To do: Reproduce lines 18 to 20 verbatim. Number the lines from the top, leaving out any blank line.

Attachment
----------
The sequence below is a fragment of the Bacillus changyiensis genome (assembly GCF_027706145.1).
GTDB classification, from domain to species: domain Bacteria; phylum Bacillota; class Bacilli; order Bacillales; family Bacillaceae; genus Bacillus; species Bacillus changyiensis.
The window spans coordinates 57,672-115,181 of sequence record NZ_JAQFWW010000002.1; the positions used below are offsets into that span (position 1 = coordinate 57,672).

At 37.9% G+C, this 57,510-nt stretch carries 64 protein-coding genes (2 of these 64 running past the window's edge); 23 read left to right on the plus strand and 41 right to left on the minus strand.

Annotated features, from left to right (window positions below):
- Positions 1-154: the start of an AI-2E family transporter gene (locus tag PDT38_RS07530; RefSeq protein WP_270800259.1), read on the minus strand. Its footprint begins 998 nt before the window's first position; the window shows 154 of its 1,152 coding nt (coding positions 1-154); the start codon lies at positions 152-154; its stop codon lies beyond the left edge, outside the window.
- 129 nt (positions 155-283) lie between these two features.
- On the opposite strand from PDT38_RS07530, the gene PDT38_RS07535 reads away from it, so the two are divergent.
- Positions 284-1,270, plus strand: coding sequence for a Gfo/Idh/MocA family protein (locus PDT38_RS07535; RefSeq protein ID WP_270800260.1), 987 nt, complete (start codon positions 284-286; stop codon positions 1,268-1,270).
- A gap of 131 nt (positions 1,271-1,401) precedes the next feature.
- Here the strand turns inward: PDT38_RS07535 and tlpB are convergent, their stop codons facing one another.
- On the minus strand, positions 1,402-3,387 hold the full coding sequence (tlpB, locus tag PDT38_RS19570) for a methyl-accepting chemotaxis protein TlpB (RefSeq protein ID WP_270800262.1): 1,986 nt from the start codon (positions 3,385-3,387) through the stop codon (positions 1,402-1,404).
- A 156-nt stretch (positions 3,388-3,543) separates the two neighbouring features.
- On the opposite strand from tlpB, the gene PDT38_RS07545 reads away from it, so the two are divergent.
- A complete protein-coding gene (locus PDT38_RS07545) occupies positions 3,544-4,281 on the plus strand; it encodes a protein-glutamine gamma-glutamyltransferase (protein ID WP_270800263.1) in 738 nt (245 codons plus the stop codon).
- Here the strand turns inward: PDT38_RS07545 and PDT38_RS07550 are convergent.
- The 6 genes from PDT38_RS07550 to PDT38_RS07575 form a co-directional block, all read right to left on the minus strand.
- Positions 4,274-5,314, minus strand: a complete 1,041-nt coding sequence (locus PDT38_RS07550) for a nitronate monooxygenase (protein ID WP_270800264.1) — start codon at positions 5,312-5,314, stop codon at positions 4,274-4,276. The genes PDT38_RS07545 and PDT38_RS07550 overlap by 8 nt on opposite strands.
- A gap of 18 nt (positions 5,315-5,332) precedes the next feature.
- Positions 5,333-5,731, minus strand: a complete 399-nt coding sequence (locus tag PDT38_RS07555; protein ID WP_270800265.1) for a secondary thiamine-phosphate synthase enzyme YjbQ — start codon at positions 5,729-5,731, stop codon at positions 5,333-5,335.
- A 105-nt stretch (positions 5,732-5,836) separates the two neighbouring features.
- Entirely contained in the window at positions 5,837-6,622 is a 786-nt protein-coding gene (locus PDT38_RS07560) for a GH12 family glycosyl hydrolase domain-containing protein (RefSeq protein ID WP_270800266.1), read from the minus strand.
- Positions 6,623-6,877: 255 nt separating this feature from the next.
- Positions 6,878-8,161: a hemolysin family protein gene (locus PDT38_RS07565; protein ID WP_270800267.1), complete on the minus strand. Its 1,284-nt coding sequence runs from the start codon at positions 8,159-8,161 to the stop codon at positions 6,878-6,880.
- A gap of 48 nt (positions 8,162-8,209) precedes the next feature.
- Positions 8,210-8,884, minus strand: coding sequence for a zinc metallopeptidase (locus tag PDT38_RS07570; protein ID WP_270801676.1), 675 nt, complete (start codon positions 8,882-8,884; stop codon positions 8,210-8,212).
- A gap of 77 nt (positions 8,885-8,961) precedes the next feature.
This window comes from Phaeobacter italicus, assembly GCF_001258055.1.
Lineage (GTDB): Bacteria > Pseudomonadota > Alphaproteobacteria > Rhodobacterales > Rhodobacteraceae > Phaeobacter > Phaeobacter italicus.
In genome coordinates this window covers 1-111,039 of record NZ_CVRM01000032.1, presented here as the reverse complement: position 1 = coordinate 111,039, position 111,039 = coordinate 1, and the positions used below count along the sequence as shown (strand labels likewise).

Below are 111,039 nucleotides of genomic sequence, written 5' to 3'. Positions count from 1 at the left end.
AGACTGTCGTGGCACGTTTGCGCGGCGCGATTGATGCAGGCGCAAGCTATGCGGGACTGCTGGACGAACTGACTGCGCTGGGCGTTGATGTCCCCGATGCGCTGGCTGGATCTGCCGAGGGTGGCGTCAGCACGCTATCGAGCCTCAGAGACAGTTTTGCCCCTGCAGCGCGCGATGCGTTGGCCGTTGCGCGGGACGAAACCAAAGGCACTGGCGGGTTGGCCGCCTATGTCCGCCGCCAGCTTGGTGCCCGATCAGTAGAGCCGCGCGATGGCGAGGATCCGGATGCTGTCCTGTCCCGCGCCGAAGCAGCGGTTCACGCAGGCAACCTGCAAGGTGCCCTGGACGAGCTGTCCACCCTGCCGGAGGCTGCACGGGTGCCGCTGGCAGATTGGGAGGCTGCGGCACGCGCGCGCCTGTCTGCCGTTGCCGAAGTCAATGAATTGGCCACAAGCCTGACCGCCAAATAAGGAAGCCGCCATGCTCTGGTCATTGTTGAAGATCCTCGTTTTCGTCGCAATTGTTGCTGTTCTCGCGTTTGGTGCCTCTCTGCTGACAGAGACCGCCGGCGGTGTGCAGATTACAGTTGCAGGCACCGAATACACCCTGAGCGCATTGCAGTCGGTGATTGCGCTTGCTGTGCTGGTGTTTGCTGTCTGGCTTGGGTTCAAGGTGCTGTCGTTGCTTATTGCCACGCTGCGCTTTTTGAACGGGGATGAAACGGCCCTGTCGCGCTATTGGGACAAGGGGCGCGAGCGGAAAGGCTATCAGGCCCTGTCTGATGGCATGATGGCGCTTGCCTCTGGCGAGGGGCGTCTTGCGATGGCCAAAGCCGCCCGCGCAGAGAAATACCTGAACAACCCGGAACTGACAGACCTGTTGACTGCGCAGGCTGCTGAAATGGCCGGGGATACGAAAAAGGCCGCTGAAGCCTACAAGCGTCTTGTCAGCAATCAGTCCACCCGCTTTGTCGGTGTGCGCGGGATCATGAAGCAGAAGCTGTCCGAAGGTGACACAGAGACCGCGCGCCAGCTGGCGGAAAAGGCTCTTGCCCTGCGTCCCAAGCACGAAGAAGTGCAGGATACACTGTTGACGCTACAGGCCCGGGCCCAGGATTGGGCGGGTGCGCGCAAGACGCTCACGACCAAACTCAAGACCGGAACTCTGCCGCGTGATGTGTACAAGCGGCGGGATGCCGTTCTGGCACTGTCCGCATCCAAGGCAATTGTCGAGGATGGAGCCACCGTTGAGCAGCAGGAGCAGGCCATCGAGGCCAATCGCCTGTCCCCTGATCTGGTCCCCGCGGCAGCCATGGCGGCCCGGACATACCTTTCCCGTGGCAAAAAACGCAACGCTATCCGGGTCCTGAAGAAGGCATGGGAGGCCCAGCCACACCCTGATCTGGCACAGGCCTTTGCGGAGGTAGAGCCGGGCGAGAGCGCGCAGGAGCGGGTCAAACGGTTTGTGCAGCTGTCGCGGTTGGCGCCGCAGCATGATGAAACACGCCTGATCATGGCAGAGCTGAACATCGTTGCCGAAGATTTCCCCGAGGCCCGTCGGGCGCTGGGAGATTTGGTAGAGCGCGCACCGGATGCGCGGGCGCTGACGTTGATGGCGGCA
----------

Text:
- Positions 4,274-5,314, minus strand: a complete 1,041-nt coding sequence (locus PDT38_RS07550) for a nitronate monooxygenase (protein ID WP_270800264.1) — start codon at positions 5,312-5,314, stop codon at positions 4,274-4,276. The genes PDT38_RS07545 and PDT38_RS07550 overlap by 8 nt on opposite strands.
- A gap of 18 nt (positions 5,315-5,332) precedes the next feature.
- Positions 5,333-5,731, minus strand: a complete 399-nt coding sequence (locus tag PDT38_RS07555; protein ID WP_270800265.1) for a secondary thiamine-phosphate synthase enzyme YjbQ — start codon at positions 5,729-5,731, stop codon at positions 5,333-5,335.